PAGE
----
AliveCor has moved to a Series F round led by GE Healthcare. In this funding-parched environment, this is impressive though the funding amount is (sigh) not disclosed. The round was joined by NGK-NTK (through a CVC partnership with Pegasus Tech Ventures) and existing investors including Khosla Ventures, Bold Capital Partners, Qualcomm Ventures, and WP Global Partners. The fresh funding will be used to advance new innovations, their AI roadmapping, and existing ones such as introducing subscription services, KardiaCare and KardiaComplete for patients, payers and employers, and KardiaPro for physicians. KardiaCare has 165,000 members, claiming 2 million users and 160 million ECGs to date. GEHC and AliveCor currently partner on integrating KardiaMobile 6L’s ECG data directly into GE Healthcare’s MUSE Cardiac Management System. Release. Hat tip to Dr. Dave Albert, founder and Reader.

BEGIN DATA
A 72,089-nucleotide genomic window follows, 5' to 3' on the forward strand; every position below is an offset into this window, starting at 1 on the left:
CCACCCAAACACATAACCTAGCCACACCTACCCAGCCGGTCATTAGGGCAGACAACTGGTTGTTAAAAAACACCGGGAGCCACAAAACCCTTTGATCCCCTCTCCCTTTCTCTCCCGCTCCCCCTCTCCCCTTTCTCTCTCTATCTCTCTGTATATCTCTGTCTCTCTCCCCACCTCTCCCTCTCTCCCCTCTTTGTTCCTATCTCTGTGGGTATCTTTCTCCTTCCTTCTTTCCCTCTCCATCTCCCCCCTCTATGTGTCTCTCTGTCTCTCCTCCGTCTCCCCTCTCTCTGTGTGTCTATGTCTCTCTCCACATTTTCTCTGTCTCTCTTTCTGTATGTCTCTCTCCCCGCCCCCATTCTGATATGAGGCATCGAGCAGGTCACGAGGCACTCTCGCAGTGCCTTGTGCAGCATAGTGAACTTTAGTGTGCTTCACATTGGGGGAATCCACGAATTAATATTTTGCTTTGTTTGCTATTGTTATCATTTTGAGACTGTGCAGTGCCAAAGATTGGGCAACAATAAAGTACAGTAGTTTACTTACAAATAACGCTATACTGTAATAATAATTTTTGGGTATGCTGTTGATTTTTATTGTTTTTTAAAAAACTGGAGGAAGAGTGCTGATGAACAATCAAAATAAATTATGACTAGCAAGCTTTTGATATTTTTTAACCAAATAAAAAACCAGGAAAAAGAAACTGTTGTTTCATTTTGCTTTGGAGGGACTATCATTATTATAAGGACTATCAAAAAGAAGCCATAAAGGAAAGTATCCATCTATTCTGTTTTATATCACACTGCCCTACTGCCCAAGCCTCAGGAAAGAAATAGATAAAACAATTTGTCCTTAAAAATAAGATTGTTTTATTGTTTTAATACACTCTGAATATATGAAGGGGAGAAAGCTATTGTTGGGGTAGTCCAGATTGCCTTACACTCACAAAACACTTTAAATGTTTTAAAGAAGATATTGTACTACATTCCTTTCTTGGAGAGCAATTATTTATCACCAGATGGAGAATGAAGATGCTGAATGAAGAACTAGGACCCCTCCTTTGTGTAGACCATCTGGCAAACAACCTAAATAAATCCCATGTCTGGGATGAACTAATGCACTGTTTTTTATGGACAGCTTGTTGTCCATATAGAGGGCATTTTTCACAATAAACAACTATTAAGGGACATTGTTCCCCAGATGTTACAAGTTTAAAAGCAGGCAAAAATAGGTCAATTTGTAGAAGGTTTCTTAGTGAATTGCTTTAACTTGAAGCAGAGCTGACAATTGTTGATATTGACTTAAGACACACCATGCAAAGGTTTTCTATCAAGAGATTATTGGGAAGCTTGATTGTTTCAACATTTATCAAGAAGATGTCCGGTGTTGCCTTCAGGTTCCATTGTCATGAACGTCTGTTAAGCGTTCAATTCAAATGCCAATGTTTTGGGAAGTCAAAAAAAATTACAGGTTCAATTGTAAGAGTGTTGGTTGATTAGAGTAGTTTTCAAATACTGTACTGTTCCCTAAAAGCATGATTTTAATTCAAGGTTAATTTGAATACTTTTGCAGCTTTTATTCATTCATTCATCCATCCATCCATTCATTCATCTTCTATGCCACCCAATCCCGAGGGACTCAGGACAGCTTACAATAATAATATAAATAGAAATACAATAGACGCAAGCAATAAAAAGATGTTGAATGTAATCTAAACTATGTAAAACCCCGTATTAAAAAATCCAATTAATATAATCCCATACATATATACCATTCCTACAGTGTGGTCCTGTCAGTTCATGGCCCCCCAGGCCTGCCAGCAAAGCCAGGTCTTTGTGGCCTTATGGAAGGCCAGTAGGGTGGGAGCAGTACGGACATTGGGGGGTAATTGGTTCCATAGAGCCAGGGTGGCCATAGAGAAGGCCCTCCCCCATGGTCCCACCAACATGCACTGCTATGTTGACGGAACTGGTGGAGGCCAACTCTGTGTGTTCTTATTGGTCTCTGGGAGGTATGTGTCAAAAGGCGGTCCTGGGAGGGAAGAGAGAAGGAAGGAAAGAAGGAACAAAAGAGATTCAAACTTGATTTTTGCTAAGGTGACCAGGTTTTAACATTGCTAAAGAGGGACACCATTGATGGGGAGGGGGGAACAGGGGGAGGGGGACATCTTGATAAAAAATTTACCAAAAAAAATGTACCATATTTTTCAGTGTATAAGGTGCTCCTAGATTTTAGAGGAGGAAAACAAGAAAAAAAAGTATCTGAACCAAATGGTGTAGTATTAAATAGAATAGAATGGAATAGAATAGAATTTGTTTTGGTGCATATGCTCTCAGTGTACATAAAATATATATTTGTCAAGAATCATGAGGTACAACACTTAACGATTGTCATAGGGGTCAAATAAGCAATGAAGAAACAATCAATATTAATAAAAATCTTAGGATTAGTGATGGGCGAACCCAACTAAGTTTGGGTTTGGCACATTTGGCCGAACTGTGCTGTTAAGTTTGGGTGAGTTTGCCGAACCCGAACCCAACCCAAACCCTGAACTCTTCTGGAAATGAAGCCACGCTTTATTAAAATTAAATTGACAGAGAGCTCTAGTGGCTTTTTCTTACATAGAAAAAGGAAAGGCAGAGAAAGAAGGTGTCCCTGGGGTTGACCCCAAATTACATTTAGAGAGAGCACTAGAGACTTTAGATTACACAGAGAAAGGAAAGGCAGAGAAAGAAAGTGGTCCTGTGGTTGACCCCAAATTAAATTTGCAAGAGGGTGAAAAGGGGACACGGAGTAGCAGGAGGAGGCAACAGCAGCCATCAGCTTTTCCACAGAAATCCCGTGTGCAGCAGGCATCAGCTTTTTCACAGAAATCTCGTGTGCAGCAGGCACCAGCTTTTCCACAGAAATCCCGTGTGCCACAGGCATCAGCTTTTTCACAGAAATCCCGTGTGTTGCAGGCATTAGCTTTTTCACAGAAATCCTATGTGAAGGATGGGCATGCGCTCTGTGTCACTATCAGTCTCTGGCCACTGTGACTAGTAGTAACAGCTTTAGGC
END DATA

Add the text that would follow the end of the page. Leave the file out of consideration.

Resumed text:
The UK funding environment is also perking a bit in the public/private area. Edinburgh-based startup Smplicare now has £750,000 to explore how commercially available wearable technologies can predict the risk of falls and other age-related health issues. Funding came from private investors and UK Research & Innovation (UKRI)’s Healthy Ageing Challenge, with the goal of adding five years of healthy, independent living for everyone by 2035. Overall, the challenge has seven themes and an extensive list of partnerships worth referencing if your technology, platform, or social enterprise is in this area of keeping older people active, productive, and in their communities. Smplicare’s tech uses a questionnaire to easily determine levels of clinical fraility, then a dashboard to project trends. Their project is to monitor 300 individuals 55+ and with a history of falls agreeing to wear a mainstream wearable for six months. What this will enable Smplicare to do is to have enough data to create an AI-powered algorithm that will predict the likelihood of a fall, possibly saving the NHS more than £4.4 billion annually. The research is led by Smplicare’s chief innovation officer, Dr. Adrian Smales, an award-winning PhD in health informatics. Support comes from the analytics team at Data Lab, Scotland’s innovation center for data and AI, and on the clinical side, Dr. Atul Anand, an NHS and University of Edinburgh geriatrician with experience in big data clinical studies. Insider.co.UK, The Scotsman